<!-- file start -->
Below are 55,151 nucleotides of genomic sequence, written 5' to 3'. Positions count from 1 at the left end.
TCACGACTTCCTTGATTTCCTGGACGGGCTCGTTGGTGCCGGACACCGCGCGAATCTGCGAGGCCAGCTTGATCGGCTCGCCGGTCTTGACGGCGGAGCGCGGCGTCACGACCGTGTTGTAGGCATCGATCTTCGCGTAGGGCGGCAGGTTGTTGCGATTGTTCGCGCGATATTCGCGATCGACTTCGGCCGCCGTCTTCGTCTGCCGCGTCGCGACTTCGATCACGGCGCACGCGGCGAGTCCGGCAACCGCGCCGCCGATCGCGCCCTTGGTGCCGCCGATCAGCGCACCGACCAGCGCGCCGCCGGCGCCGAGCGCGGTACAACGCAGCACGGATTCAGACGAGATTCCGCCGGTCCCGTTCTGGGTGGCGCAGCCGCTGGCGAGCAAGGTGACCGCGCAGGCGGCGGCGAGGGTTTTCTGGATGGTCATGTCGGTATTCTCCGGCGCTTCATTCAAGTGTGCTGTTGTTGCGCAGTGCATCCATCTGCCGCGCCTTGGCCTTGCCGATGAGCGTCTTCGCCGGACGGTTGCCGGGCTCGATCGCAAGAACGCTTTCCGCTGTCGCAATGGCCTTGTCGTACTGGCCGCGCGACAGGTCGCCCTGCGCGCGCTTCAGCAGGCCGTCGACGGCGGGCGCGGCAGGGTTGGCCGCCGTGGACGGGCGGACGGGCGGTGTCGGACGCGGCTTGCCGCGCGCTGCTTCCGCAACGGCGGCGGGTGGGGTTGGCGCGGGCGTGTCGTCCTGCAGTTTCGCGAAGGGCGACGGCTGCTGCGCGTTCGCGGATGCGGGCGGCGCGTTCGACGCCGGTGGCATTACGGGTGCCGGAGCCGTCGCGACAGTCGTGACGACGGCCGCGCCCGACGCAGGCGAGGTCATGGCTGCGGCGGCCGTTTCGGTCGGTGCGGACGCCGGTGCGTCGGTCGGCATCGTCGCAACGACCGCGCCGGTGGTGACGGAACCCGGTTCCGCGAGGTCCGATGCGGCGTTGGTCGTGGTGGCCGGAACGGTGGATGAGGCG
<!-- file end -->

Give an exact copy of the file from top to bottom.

Below are 55,151 nucleotides of genomic sequence, written 5' to 3'. Positions count from 1 at the left end.
TCACGACTTCCTTGATTTCCTGGACGGGCTCGTTGGTGCCGGACACCGCGCGAATCTGCGAGGCCAGCTTGATCGGCTCGCCGGTCTTGACGGCGGAGCGCGGCGTCACGACCGTGTTGTAGGCATCGATCTTCGCGTAGGGCGGCAGGTTGTTGCGATTGTTCGCGCGATATTCGCGATCGACTTCGGCCGCCGTCTTCGTCTGCCGCGTCGCGACTTCGATCACGGCGCACGCGGCGAGTCCGGCAACCGCGCCGCCGATCGCGCCCTTGGTGCCGCCGATCAGCGCACCGACCAGCGCGCCGCCGGCGCCGAGCGCGGTACAACGCAGCACGGATTCAGACGAGATTCCGCCGGTCCCGTTCTGGGTGGCGCAGCCGCTGGCGAGCAAGGTGACCGCGCAGGCGGCGGCGAGGGTTTTCTGGATGGTCATGTCGGTATTCTCCGGCGCTTCATTCAAGTGTGCTGTTGTTGCGCAGTGCATCCATCTGCCGCGCCTTGGCCTTGCCGATGAGCGTCTTCGCCGGACGGTTGCCGGGCTCGATCGCAAGAACGCTTTCCGCTGTCGCAATGGCCTTGTCGTACTGGCCGCGCGACAGGTCGCCCTGCGCGCGCTTCAGCAGGCCGTCGACGGCGGGCGCGGCAGGGTTGGCCGCCGTGGACGGGCGGACGGGCGGTGTCGGACGCGGCTTGCCGCGCGCTGCTTCCGCAACGGCGGCGGGTGGGGTTGGCGCGGGCGTGTCGTCCTGCAGTTTCGCGAAGGGCGACGGCTGCTGCGCGTTCGCGGATGCGGGCGGCGCGTTCGACGCCGGTGGCATTACGGGTGCCGGAGCCGTCGCGACAGTCGTGACGACGGCCGCGCCCGACGCAGGCGAGGTCATGGCTGCGGCGGCCGTTTCGGTCGGTGCGGACGCCGGTGCGTCGGTCGGCATCGTCGCAACGACCGCGCCGGTGGTGACGGAACCCGGTTCCGCGAGGTCCGATGCGGCGTTGGTCGTGGTGGCCGGAACGGTGGATGAGGCG